​Though first established around 2700 years ago, Pingyao’s main claim to fame is for becoming “China’s Wall Street”. The town served as an important link along the main trade route between Beijing and Xian, with agencies providing armed escorts for cargoes including silver. But some 200 years ago, according to the Financial Times, a merchant devised a system of providing paper “drafts” as guarantees for silver. This led to China’s first bank being established here in 1823, spurring Pingyao’s rise as a commercial centre, which lasted till the banks collapsed along with the Qing dynasty early last century.

​Pingyao then became something of a backwater, little changed by either wars or development. A Brown Paper Book of Pingyao relates that in 1986, encouraged by local scholars, in 1986 the State Council declared it was a “famous city of history and culture”; 11 years later, Pingyao gained UNESCO World Heritage status.

​Today, there is a resurgence of commercialism, though it’s focused on domestic tourism, with small hotels, restaurants and cafes, plus shops selling Shanxi foodstuffs, handicrafts, toys, and “antiques” of uncertain origin. These commercial premises are chiefly along the four main streets that almost intersect in the middle of Pingyao. Interspersed with them, there are renovated old places like two of the original banks, and traditional homes with courtyards – which are akin to museums that visitors can tour, seeing genuine antiques including furniture, and deep holes that served as bank vaults.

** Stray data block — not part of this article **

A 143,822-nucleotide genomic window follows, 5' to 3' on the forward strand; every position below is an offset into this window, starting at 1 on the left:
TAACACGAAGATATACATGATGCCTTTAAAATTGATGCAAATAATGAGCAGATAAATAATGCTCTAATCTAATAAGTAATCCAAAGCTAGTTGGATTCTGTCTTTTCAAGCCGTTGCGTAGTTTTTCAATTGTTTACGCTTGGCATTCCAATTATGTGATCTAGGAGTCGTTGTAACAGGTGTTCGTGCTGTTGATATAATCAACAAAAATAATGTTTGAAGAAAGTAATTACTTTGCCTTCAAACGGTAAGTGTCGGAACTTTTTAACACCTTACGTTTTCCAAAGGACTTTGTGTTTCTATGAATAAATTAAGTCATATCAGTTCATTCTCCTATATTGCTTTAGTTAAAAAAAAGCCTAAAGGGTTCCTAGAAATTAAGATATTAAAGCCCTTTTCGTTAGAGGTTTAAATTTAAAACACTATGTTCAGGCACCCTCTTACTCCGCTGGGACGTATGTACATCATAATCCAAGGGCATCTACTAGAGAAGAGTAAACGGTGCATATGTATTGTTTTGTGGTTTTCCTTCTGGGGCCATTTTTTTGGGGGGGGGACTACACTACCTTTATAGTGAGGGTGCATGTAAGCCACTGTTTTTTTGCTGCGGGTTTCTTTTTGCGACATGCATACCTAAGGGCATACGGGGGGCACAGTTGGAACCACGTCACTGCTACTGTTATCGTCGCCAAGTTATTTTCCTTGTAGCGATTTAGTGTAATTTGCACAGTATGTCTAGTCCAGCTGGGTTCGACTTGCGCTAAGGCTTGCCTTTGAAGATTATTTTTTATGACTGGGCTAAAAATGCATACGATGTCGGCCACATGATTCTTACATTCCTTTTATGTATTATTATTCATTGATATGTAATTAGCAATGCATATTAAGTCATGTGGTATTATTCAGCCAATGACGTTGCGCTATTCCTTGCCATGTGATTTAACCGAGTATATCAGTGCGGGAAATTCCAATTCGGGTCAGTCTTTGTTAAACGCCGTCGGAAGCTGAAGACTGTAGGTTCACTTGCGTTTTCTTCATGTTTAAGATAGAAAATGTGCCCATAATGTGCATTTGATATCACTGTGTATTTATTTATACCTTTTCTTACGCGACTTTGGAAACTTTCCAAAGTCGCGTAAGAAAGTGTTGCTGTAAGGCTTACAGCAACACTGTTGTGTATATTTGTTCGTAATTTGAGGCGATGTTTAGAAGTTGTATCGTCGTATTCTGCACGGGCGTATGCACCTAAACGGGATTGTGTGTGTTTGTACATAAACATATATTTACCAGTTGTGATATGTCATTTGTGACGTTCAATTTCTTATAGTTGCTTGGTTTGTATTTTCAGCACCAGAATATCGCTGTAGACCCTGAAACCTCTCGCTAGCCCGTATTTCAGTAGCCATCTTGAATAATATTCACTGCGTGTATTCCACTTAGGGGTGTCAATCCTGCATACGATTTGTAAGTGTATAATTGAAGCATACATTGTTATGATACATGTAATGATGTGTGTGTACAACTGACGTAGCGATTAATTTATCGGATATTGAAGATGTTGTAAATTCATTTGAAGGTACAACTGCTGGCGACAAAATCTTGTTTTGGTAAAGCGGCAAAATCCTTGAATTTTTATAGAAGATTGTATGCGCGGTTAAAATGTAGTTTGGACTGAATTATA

​I also check out grand old temples, with colourful statues of wise men and warriors, and stroll along a section of city wall, which abounds with battlements built to withstand marauding armies that never arrived. As a contrast to so much worthy history, I visit a rudimentary waxworks museum, complete with the Avengers, Harry Potter, and Mao Zedong admiring Marilyn Monroe.

​There’s a warren of side alleys, too, with fewer stores and hotels, but abundant, densely packed housing. These alleys are less interesting than the main streets, as they’re typically lined with dusty grey walls. Occasional open doorways afford glimpses of courtyards within, to me indicating that even while enthusiastically pursuing business, Pingyao people also sought isolation from the world around them. And eventually, that world changed, moved on, leaving Pingyao as a historical relic.

If you go

Pingyao is easily reached, including by shuttle bus to the ancient city from Taiyuan airport (less than two hours), or by high speed train from Beijing (four hours). There are plentiful accommodation choices, with Qiao’s Family Manson a good choice (I stayed there); these can be found via websites such as www.trip.com.

​While entry to the city is free, it is well worth buying a Pingyao combination ticket for 150 yuan – as this allows entry to a host of places including the city wall, temples, renovated buildings. The ticket is valid for three days.